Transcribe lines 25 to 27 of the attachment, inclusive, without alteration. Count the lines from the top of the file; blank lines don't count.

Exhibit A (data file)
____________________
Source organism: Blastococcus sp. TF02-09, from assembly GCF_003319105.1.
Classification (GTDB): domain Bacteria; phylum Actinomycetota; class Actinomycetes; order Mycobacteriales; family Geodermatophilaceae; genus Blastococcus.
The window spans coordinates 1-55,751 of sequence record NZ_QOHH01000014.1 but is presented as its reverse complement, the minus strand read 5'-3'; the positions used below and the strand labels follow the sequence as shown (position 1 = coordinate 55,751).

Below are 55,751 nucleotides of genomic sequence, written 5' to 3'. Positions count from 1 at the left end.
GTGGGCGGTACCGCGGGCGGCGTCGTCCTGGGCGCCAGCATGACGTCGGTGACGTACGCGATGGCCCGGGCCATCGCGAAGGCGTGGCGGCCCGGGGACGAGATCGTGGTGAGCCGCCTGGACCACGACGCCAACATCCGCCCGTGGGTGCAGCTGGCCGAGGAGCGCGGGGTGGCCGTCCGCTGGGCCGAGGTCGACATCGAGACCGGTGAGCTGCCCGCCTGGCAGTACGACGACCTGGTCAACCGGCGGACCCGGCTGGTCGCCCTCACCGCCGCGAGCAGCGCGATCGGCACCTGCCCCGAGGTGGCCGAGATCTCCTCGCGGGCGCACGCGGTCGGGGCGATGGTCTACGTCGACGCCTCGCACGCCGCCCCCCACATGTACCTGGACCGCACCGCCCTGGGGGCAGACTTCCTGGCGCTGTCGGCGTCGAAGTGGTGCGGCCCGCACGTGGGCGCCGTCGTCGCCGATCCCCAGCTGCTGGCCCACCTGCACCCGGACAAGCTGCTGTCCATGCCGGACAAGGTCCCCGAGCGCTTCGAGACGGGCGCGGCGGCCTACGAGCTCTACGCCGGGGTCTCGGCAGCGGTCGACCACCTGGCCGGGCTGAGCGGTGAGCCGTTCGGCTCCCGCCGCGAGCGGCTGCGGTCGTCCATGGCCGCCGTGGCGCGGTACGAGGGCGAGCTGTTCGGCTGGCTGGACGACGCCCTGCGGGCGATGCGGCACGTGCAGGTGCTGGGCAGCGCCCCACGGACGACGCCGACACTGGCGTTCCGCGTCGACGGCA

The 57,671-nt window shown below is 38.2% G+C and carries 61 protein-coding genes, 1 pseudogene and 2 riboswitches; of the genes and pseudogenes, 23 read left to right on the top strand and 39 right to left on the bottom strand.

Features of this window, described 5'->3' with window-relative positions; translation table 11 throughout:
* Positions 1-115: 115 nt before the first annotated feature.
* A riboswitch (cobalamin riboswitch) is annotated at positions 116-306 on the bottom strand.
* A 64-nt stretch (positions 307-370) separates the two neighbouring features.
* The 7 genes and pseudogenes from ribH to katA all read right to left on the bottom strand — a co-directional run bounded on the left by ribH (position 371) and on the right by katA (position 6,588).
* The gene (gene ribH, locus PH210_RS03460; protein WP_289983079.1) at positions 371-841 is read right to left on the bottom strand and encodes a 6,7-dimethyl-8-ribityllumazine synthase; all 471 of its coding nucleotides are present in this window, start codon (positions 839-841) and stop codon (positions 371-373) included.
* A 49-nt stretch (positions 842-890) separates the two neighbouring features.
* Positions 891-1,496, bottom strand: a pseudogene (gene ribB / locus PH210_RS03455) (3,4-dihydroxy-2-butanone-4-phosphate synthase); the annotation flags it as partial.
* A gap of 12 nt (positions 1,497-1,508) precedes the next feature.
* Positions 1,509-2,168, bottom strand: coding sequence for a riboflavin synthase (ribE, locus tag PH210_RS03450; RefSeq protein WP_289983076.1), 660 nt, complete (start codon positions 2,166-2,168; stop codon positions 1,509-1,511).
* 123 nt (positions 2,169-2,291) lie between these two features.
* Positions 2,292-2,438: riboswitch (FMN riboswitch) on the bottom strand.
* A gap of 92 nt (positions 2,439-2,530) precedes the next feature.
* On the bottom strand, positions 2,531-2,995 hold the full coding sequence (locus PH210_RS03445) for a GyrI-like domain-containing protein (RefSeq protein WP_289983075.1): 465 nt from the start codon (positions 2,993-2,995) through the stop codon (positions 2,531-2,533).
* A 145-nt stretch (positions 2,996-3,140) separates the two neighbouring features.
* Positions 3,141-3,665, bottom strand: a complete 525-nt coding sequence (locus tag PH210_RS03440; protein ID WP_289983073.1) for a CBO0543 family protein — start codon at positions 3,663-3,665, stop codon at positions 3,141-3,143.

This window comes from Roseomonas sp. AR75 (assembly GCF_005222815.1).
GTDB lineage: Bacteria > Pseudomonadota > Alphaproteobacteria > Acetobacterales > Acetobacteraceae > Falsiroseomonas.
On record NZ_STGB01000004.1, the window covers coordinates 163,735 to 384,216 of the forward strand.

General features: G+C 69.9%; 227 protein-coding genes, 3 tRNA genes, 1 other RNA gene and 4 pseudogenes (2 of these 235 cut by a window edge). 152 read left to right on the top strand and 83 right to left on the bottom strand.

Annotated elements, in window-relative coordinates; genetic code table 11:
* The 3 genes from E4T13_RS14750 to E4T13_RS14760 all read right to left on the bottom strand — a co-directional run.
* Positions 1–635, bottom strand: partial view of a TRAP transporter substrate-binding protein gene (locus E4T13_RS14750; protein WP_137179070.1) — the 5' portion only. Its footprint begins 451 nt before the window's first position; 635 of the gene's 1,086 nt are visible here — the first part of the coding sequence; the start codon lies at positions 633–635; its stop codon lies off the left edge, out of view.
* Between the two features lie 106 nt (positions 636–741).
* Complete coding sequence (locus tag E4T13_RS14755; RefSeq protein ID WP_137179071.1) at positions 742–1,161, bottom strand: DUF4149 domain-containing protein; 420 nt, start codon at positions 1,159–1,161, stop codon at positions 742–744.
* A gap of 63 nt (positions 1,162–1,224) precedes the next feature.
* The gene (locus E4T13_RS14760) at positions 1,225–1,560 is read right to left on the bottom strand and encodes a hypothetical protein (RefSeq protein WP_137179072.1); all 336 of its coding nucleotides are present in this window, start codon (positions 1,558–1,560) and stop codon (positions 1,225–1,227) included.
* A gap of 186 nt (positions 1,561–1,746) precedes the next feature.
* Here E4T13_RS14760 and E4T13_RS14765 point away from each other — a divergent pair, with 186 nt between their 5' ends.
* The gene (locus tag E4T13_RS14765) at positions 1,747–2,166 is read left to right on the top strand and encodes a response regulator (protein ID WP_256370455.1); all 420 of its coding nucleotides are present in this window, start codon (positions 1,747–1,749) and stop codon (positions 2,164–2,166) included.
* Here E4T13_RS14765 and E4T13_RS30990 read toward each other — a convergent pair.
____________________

On record NZ_STGB01000004.1, the window covers coordinates 163,735 to 384,216 of the forward strand.

General features: G+C 69.9%; 227 protein-coding genes, 3 tRNA genes, 1 other RNA gene and 4 pseudogenes (2 of these 235 cut by a window edge). 152 read left to right on the top strand and 83 right to left on the bottom strand.

Annotated elements, in window-relative coordinates; genetic code table 11: